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I have been hesitant to reply to this thread as I have been trying to formulate an answer that is not offensive and acceptable on some level, but I'm afraid that in this case I will come out looking rather unpleasant.

Do I agree with the Pope's stance on Iraq? Yes, I do. We've been here before, but I opposed this war vehemently.

Do I agree with his stance on homosexuals' rights? No, I do not. I have always maintained and believed that the Catholic Church (and as a Catholic, albeit a bad one, I do think myself sufficiently qualified to comment) is greviously wrong in pursuing what can only be described as an oppresive and elitist doctrine. I have called it many things, from fascist to evil, from hypcritical to callous, however, I am hesitant to condem the Catholic Church and doctrine and curse at the Pope.

The pope is a mere man, and like any man, he has his own agenda and the agenda of the Church to comply with. I too have my own agenda, and so does everyone else. I do not believe that all homophobia can be attributed to th Catholic church, just as I believe that not all (if any) anti-war sentiments can be attributed to the Catholic church; the amount of people who believe that what the Pope says is the gospel truth and will go along with it whole-heartedly, in Educated circles at least, is almost as disparate as those who believe that what the President says is the gospel truth and will go along with it whole-heartedly. Having said that, I believe that most people in FYM believe in what they believe because their own views and code tells them to, not because President Bush or the Pope tells them to. Optimistically, I believe this is a reflection of 'most' of the world.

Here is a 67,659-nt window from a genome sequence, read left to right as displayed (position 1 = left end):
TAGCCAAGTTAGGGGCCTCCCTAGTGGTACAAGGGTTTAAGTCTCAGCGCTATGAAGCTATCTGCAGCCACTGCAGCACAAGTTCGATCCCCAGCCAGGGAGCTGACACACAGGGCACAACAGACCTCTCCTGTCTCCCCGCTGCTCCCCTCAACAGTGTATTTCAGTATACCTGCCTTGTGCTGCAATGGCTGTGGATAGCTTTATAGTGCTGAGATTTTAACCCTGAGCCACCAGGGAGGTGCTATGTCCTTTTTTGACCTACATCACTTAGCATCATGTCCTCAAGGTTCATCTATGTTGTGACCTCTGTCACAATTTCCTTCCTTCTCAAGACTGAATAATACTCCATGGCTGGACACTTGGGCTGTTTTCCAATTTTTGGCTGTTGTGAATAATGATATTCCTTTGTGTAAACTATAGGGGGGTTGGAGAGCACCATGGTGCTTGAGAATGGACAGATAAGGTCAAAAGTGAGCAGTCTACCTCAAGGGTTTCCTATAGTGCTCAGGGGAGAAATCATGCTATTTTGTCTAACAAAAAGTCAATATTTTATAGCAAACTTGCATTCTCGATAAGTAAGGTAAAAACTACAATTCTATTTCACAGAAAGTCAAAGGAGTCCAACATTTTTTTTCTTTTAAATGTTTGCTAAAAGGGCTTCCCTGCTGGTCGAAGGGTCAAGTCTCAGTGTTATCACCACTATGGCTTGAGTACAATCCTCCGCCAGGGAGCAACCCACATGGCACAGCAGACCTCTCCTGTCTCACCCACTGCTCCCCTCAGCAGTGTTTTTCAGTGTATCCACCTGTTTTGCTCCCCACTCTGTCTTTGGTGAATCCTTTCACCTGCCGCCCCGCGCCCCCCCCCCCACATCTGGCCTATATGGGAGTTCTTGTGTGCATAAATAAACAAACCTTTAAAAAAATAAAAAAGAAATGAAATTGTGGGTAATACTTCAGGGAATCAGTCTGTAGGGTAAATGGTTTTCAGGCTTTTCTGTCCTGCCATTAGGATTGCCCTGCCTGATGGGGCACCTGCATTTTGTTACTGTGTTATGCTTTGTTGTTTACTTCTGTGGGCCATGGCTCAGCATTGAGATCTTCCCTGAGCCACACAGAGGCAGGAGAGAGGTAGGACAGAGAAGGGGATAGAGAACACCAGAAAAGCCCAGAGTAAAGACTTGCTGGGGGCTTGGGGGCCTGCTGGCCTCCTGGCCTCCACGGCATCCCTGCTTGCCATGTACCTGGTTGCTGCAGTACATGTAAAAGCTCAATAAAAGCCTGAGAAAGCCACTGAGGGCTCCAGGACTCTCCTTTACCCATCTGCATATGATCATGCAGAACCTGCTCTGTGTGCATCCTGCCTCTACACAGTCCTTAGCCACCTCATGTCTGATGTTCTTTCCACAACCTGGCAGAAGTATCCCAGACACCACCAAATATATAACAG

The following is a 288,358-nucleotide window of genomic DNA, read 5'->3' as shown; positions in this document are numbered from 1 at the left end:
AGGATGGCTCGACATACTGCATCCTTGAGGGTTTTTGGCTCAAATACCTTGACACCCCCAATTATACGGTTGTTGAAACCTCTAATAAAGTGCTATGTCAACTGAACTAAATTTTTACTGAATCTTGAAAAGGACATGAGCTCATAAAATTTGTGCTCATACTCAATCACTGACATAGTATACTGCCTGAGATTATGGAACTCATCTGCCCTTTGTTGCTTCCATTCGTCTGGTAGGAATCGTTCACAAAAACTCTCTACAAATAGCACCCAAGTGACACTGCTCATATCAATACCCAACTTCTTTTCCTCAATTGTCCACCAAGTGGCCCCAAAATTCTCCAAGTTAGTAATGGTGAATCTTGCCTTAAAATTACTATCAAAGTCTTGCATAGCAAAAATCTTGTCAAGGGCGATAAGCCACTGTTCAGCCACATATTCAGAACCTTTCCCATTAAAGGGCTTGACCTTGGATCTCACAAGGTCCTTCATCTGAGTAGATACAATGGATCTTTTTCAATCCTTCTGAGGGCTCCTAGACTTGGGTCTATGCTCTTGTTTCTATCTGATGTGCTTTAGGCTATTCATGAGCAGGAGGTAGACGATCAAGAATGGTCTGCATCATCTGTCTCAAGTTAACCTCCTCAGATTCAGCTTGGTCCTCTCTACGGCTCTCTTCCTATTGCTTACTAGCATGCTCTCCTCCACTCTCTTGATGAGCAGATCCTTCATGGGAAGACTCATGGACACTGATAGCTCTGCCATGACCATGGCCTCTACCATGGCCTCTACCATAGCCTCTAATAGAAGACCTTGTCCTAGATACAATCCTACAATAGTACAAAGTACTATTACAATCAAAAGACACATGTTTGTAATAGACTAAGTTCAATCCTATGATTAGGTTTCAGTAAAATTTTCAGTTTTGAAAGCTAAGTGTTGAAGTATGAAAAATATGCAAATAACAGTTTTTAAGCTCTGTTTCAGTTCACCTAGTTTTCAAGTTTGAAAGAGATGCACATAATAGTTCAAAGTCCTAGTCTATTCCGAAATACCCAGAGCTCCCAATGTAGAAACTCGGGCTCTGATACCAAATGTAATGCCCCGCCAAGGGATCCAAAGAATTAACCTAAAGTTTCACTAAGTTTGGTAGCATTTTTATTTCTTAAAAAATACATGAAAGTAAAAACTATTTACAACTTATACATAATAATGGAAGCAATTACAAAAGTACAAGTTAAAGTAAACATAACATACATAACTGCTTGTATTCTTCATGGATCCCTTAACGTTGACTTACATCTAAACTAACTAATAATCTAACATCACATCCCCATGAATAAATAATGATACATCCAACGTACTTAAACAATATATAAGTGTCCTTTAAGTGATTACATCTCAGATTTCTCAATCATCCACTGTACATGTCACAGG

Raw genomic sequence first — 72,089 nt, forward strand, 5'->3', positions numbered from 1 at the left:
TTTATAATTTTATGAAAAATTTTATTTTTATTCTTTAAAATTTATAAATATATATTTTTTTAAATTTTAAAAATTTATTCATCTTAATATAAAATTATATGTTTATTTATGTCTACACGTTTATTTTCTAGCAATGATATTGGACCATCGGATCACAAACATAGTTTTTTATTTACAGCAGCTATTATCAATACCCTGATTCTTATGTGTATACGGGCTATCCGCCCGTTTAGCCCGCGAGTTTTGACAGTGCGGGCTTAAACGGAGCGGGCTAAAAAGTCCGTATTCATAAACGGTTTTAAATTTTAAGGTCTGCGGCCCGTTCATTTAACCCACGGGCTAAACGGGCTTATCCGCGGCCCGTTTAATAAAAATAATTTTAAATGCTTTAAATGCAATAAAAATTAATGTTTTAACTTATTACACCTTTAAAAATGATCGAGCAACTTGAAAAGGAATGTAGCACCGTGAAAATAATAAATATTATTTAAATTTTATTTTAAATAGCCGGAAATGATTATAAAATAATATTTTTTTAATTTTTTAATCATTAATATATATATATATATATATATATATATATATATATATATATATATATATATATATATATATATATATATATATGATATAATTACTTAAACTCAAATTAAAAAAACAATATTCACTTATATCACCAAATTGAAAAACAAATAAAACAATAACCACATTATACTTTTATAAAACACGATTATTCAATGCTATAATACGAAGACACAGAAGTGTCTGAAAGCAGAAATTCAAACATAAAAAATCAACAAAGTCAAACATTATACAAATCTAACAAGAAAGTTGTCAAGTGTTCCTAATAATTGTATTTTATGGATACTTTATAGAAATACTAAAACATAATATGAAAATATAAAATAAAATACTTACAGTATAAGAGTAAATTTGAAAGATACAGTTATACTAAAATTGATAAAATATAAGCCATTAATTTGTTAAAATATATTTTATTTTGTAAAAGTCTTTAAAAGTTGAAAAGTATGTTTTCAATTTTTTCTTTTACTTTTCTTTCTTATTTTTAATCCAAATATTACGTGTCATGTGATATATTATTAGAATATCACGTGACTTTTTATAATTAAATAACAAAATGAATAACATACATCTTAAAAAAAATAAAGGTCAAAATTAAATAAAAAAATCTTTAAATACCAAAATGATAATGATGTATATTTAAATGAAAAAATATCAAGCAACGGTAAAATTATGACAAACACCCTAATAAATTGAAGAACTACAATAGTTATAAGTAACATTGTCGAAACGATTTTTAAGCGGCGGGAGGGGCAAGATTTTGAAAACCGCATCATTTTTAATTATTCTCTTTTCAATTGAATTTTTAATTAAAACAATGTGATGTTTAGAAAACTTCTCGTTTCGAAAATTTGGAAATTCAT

I don't believe that the Catholic church is singularly guilty of homophobia. Why stop there? Virtually every religion in some way has been or still is homophobic. The next obvious one is the Islamic doctrine, or the way it has been implemented, which prescribes a fate worse than excommunication. I don't believe that those who are Catholics should abandon catholicism just because the Pope condemns homosexuality, a person should believe in more than just what one person says, and that is mere common sense.

For many people, Catholicism does not represent homophobia, it represents a way of life, a path to God, and what the Pope says has very little importance for them.

Incidentally, in my failed campaign against this nonsensical war, I have never used the Pope's stance as a way of fortifying or justifying my own views; I stopped listening to the Pope a long time ago.

Ant.
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Old 04-22-2003, 08:55 PM   #40
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Quote:
Originally posted by Anthony

I don't believe that the Catholic church is singularly guilty of homophobia. Why stop there? Virtually every religion in some way has been or still is homophobic. The next obvious one is the Islamic doctrine, or the way it has been implemented, which prescribes a fate worse than excommunication. I don't believe that those who are Catholics should abandon catholicism just because the Pope condemns homosexuality, a person should believe in more than just what one person says, and that is mere common sense.

For many people, Catholicism does not represent homophobia, it represents a way of life, a path to God, and what the Pope says has very little importance for them.

Incidentally, in my failed campaign against this nonsensical war, I have never used the Pope's stance as a way of fortifying or justifying my own views; I stopped listening to the Pope a long time ago.

Ant.

My sentiments exactly. Excellent post, Anthony.